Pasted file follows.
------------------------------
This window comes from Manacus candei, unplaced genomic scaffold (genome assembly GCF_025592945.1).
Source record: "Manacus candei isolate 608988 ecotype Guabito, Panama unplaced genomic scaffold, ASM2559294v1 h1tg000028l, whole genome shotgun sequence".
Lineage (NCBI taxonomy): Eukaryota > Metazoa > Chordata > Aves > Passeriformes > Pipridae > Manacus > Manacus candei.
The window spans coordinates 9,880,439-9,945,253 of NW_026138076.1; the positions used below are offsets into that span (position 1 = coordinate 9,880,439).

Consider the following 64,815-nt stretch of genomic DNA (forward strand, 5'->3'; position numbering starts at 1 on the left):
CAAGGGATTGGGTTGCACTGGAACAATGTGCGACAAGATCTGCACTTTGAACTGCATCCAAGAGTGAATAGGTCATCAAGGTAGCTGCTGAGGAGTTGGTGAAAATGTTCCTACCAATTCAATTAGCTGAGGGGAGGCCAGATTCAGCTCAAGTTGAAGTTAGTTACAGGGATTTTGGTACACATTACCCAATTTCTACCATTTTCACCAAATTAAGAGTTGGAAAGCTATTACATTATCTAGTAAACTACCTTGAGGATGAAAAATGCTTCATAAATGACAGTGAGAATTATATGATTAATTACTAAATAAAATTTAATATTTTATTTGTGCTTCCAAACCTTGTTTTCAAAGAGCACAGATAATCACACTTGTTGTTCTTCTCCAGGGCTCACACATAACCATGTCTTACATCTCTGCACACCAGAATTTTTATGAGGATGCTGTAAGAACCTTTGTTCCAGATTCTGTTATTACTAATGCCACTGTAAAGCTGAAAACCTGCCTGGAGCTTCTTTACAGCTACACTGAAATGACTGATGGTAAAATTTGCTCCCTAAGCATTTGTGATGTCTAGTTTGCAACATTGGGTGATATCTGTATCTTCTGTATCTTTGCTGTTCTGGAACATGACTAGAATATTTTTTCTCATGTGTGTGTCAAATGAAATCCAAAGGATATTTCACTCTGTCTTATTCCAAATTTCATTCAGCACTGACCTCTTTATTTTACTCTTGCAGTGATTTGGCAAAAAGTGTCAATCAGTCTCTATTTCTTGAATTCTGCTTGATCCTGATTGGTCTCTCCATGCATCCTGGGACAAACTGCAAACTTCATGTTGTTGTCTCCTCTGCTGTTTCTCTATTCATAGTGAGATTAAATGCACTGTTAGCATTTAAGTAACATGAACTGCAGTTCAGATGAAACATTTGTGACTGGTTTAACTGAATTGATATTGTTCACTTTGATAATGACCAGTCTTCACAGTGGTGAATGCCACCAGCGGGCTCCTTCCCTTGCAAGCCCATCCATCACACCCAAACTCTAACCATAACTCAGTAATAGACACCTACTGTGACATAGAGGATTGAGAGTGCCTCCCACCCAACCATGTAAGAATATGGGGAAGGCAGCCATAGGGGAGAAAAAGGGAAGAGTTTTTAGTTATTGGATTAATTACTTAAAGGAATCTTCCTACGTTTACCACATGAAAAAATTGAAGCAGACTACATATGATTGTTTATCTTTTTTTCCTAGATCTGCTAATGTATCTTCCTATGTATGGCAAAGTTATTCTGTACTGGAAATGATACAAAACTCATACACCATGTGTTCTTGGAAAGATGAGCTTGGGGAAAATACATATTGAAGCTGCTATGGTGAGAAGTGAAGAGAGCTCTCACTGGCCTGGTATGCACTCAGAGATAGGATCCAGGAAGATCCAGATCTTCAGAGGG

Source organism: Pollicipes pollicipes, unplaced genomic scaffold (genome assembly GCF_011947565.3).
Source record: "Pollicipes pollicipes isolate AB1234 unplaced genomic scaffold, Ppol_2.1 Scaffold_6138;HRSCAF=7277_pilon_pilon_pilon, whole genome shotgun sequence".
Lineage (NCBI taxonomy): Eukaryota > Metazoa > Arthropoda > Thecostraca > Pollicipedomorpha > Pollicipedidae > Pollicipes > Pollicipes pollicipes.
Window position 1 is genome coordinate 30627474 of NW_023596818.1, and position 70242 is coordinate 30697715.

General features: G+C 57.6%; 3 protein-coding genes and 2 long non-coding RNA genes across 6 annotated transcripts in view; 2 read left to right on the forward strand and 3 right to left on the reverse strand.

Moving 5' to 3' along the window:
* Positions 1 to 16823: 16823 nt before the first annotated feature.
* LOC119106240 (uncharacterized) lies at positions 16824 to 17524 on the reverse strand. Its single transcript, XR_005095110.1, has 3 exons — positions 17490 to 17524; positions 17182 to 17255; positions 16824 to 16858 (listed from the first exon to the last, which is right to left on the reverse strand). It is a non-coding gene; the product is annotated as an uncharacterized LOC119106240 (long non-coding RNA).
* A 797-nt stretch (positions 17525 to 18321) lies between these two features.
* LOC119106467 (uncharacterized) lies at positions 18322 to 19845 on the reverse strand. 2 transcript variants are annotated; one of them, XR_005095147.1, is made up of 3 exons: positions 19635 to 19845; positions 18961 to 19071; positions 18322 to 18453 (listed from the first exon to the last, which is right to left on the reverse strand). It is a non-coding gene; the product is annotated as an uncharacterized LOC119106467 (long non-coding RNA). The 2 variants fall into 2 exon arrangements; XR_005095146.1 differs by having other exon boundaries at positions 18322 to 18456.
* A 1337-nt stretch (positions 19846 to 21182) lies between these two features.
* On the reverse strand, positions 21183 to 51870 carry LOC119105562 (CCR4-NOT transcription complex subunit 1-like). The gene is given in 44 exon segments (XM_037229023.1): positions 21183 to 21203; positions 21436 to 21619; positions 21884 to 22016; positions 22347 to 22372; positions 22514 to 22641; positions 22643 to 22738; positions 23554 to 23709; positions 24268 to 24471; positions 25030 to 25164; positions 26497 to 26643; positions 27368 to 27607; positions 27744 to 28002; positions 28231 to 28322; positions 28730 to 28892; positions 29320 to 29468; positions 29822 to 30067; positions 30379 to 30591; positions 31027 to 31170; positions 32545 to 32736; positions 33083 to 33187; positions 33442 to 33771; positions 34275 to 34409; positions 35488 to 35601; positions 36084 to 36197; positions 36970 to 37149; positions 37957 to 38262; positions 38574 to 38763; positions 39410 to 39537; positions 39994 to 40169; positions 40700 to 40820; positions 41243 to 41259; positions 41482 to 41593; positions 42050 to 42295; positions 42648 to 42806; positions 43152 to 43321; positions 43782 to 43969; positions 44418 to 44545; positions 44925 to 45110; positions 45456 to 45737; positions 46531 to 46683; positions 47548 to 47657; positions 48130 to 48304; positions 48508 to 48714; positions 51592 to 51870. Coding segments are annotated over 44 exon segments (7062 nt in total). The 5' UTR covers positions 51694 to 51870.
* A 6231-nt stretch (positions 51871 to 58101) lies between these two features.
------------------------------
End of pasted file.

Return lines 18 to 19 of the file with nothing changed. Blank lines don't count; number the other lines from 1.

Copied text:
* On the reverse strand, positions 21183 to 51870 carry LOC119105562 (CCR4-NOT transcription complex subunit 1-like). The gene is given in 44 exon segments (XM_037229023.1): positions 21183 to 21203; positions 21436 to 21619; positions 21884 to 22016; positions 22347 to 22372; positions 22514 to 22641; positions 22643 to 22738; positions 23554 to 23709; positions 24268 to 24471; positions 25030 to 25164; positions 26497 to 26643; positions 27368 to 27607; positions 27744 to 28002; positions 28231 to 28322; positions 28730 to 28892; positions 29320 to 29468; positions 29822 to 30067; positions 30379 to 30591; positions 31027 to 31170; positions 32545 to 32736; positions 33083 to 33187; positions 33442 to 33771; positions 34275 to 34409; positions 35488 to 35601; positions 36084 to 36197; positions 36970 to 37149; positions 37957 to 38262; positions 38574 to 38763; positions 39410 to 39537; positions 39994 to 40169; positions 40700 to 40820; positions 41243 to 41259; positions 41482 to 41593; positions 42050 to 42295; positions 42648 to 42806; positions 43152 to 43321; positions 43782 to 43969; positions 44418 to 44545; positions 44925 to 45110; positions 45456 to 45737; positions 46531 to 46683; positions 47548 to 47657; positions 48130 to 48304; positions 48508 to 48714; positions 51592 to 51870. Coding segments are annotated over 44 exon segments (7062 nt in total). The 5' UTR covers positions 51694 to 51870.
* A 6231-nt stretch (positions 51871 to 58101) lies between these two features.